You Strike a Woman, You Strike a Rock
Written and devised by Phyllis Klotz in collaboration with Thobeka Maqhutyana, Nomvula Qosha and Poppy Tsira Introduction by Sarah Roberts
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You Strike a Woman, You Strike a Rock / Wathint’ Abafazi, Wathint’ Imbokotho is a bristling example of protest theatre making during the height of apartheid. Created in ensemble fashion in 1986 by director Phyllis Klotz in collaboration with performers Thobeka Maqhutyana, Nomvula Qosha and Poppy Tsira, this play stands as a contemporary South African classic.
The play focuses on three central characters: Sdudla, Mambhele and Mampompo living and working in a Cape Town township trying to eke out a living in a racially, socially and economically unequal world. There are few work opportunities and there is a great deal of red tape to be self-sufficient. Men are glaringly absent from this world – working as cheap migrant labour in urban areas. Women have to undertake great risk to see their husbands and to try keep a semblance of family cohesiveness. Helicopters fly above and state security police surveil the area. The play shows how these women work miracles to ensure the survival and wellbeing of their families at all cost.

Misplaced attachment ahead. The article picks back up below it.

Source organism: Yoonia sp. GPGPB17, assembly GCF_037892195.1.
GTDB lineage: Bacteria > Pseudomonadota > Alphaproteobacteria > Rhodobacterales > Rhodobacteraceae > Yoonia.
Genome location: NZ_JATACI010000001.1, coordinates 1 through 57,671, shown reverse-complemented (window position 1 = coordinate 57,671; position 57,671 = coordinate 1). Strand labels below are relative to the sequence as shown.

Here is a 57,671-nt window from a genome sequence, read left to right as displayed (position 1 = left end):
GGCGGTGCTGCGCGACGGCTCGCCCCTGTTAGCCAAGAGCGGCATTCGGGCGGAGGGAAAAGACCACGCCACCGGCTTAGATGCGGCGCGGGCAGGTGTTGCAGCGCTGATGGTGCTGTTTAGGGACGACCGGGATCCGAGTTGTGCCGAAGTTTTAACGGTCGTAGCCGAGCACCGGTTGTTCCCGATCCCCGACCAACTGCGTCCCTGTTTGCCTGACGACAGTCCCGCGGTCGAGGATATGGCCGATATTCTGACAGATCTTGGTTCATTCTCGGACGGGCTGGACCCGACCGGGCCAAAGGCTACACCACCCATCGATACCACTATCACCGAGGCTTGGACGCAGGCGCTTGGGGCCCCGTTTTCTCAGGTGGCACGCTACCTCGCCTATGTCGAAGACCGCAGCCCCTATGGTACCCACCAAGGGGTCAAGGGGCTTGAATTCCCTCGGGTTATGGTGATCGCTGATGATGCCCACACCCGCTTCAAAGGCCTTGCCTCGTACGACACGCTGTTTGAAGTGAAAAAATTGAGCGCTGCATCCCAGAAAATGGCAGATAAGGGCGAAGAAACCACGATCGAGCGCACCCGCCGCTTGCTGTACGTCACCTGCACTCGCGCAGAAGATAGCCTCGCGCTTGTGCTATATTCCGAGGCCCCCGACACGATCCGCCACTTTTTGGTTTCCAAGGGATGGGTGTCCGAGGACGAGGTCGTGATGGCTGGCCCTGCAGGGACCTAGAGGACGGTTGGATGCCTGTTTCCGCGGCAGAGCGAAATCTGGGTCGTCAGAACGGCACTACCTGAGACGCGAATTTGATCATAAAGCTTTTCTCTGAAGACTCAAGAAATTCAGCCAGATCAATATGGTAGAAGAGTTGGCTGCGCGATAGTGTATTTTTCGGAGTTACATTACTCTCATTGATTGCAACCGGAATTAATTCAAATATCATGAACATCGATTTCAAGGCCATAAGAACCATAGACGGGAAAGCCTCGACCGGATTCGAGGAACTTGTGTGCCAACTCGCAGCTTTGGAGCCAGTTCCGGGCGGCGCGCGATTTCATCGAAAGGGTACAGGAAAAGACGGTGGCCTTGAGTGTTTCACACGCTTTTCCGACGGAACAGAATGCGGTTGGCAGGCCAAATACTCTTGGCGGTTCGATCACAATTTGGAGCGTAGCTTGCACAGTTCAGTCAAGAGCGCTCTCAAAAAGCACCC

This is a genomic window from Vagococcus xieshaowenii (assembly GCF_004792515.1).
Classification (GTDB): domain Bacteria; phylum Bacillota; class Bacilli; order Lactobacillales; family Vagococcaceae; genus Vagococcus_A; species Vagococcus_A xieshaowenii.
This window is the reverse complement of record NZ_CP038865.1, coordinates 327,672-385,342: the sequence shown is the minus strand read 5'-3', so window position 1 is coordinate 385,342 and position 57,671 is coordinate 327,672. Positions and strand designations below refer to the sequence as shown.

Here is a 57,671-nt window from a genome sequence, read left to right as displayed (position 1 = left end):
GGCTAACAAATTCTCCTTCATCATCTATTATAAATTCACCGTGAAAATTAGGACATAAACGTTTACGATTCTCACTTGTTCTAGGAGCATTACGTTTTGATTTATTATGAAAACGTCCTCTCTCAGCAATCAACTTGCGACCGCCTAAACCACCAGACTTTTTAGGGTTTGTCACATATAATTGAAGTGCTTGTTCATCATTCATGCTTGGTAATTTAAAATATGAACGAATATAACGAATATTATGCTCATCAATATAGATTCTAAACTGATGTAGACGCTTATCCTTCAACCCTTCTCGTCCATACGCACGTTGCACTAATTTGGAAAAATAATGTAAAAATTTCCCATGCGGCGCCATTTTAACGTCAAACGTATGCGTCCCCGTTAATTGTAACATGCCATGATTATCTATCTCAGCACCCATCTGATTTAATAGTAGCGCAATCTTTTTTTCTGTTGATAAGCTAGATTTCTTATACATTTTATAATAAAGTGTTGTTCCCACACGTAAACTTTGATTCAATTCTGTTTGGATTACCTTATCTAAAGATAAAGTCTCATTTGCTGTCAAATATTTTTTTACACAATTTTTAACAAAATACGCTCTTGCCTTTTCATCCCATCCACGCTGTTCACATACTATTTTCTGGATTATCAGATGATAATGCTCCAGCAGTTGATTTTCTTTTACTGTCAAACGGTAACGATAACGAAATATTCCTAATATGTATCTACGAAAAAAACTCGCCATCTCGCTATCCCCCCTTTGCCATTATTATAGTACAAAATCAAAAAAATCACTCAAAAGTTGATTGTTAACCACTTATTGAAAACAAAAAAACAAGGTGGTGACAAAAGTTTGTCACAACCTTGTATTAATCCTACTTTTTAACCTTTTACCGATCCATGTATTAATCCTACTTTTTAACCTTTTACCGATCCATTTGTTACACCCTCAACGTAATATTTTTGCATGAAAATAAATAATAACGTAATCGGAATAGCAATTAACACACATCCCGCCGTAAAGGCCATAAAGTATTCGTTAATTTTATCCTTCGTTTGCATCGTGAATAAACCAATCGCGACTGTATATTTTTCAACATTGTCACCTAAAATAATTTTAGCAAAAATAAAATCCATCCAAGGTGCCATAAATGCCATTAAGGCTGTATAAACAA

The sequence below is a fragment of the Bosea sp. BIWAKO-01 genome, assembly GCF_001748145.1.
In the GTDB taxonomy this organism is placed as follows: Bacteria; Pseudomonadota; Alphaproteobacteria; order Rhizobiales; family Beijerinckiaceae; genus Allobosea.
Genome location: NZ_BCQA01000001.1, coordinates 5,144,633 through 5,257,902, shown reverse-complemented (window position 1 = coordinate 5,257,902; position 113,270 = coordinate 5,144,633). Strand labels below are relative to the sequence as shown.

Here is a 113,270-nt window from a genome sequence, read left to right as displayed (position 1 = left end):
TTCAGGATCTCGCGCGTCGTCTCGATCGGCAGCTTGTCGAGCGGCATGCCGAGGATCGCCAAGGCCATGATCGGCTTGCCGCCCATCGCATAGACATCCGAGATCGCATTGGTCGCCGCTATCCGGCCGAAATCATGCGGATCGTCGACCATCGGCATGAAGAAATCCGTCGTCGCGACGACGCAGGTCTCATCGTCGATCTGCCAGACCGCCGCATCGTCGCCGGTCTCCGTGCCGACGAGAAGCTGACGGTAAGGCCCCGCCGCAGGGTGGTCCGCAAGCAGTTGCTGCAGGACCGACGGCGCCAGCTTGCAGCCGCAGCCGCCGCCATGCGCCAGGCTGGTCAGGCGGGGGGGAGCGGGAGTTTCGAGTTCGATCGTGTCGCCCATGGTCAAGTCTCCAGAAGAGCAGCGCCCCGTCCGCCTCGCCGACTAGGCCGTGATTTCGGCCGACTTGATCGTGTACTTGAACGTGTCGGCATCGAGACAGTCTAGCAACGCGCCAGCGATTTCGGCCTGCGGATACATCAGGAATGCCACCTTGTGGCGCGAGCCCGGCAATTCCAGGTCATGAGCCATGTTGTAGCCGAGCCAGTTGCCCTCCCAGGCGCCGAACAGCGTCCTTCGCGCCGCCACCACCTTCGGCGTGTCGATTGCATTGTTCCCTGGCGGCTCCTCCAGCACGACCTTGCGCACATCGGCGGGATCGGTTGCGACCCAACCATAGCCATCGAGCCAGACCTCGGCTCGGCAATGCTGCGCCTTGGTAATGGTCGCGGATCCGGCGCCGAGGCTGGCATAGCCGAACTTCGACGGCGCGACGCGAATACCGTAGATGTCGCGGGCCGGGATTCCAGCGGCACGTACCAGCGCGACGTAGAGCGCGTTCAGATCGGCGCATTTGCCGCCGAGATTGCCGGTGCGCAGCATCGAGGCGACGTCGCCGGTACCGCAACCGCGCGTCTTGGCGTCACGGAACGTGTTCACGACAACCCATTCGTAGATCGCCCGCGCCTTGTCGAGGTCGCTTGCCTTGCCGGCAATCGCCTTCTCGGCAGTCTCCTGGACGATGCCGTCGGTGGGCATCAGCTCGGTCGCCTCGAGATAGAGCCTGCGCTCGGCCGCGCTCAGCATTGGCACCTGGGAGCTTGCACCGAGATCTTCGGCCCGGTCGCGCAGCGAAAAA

Following the famous 1956 slogan of the South African woman’s march against apartheid laws, You Strike a Woman You Strike a Rock / Wathint’ Abafazi, Wathint’ Imbokotho, this latest publication in 2021 is a testament to the contemporariness of this play. Its themes around gender activism and the need for gender parity remains as true today as it did fifty years ago. Fresh and full of life, this is an important historical document and will be a landmark play for high schools and students of theatre.